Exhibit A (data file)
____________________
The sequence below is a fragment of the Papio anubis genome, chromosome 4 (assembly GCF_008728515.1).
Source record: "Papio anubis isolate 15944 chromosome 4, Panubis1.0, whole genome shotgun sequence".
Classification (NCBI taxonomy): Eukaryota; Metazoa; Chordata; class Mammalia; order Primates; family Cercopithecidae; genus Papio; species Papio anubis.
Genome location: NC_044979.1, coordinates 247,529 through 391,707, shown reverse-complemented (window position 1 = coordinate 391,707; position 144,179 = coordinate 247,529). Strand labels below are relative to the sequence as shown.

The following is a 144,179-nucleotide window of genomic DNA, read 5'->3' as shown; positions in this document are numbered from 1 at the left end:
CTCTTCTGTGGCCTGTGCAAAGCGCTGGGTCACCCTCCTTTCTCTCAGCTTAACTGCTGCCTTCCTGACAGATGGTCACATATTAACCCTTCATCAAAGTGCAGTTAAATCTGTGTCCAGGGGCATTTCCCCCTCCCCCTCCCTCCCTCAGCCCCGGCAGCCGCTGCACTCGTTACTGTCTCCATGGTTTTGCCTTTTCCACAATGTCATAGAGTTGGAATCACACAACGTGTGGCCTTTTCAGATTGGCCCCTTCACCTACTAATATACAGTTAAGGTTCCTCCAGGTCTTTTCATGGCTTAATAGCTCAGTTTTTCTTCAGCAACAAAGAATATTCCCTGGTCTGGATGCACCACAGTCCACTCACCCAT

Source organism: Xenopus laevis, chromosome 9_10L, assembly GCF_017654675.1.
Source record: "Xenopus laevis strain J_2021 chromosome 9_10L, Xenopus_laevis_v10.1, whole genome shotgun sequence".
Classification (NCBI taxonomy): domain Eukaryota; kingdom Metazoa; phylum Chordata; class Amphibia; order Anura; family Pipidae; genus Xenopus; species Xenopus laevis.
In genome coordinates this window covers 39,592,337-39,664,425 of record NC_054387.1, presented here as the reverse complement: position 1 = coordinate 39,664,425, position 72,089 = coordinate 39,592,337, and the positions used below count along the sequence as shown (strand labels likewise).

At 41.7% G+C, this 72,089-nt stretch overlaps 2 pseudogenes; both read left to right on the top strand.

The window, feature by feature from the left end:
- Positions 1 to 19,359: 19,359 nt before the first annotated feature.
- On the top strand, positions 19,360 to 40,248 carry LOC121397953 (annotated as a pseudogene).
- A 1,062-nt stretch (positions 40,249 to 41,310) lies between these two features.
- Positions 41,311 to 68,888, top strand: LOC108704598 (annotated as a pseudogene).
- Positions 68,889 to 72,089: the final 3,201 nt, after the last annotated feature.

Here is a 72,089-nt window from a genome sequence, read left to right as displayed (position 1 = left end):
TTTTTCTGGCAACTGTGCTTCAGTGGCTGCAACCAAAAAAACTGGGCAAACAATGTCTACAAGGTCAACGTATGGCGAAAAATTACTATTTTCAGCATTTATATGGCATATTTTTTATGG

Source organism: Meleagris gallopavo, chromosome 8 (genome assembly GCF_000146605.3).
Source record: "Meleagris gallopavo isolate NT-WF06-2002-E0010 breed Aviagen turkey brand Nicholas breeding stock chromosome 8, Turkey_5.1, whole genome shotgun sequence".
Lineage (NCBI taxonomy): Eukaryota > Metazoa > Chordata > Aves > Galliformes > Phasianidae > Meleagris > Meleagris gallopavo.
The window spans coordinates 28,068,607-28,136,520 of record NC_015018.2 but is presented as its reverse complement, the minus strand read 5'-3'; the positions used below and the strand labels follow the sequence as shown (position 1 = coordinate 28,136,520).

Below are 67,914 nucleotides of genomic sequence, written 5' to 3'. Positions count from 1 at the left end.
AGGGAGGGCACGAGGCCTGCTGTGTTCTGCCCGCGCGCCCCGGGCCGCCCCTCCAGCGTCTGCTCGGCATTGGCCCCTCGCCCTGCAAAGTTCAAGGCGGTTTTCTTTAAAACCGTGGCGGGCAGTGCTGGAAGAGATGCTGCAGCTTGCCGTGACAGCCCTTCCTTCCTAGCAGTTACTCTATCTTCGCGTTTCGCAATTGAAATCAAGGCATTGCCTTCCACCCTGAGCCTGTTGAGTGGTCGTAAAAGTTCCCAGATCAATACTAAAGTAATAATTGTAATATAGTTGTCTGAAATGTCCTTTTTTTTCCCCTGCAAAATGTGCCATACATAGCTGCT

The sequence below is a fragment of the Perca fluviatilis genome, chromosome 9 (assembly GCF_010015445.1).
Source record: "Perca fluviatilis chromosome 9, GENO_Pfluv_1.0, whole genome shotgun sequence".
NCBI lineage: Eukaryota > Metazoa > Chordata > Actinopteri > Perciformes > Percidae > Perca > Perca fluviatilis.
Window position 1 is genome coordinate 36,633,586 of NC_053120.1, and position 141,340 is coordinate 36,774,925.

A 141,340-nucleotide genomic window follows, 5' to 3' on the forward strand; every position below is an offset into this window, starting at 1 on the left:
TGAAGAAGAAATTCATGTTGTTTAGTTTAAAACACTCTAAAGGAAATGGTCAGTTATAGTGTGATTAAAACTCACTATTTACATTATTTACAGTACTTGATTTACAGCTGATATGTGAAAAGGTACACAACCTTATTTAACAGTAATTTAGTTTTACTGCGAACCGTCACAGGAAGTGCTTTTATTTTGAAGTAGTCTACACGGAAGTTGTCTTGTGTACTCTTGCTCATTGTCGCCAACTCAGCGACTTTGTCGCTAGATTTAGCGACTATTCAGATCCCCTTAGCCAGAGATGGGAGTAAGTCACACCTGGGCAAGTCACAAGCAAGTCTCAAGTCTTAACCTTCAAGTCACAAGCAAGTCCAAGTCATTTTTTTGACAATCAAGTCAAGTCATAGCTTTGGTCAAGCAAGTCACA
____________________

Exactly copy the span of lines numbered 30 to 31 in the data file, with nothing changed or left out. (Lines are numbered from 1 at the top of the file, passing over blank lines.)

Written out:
A 141,340-nucleotide genomic window follows, 5' to 3' on the forward strand; every position below is an offset into this window, starting at 1 on the left:
TGAAGAAGAAATTCATGTTGTTTAGTTTAAAACACTCTAAAGGAAATGGTCAGTTATAGTGTGATTAAAACTCACTATTTACATTATTTACAGTACTTGATTTACAGCTGATATGTGAAAAGGTACACAACCTTATTTAACAGTAATTTAGTTTTACTGCGAACCGTCACAGGAAGTGCTTTTATTTTGAAGTAGTCTACACGGAAGTTGTCTTGTGTACTCTTGCTCATTGTCGCCAACTCAGCGACTTTGTCGCTAGATTTAGCGACTATTCAGATCCCCTTAGCCAGAGATGGGAGTAAGTCACACCTGGGCAAGTCACAAGCAAGTCTCAAGTCTTAACCTTCAAGTCACAAGCAAGTCCAAGTCATTTTTTTGACAATCAAGTCAAGTCATAGCTTTGGTCAAGCAAGTCACA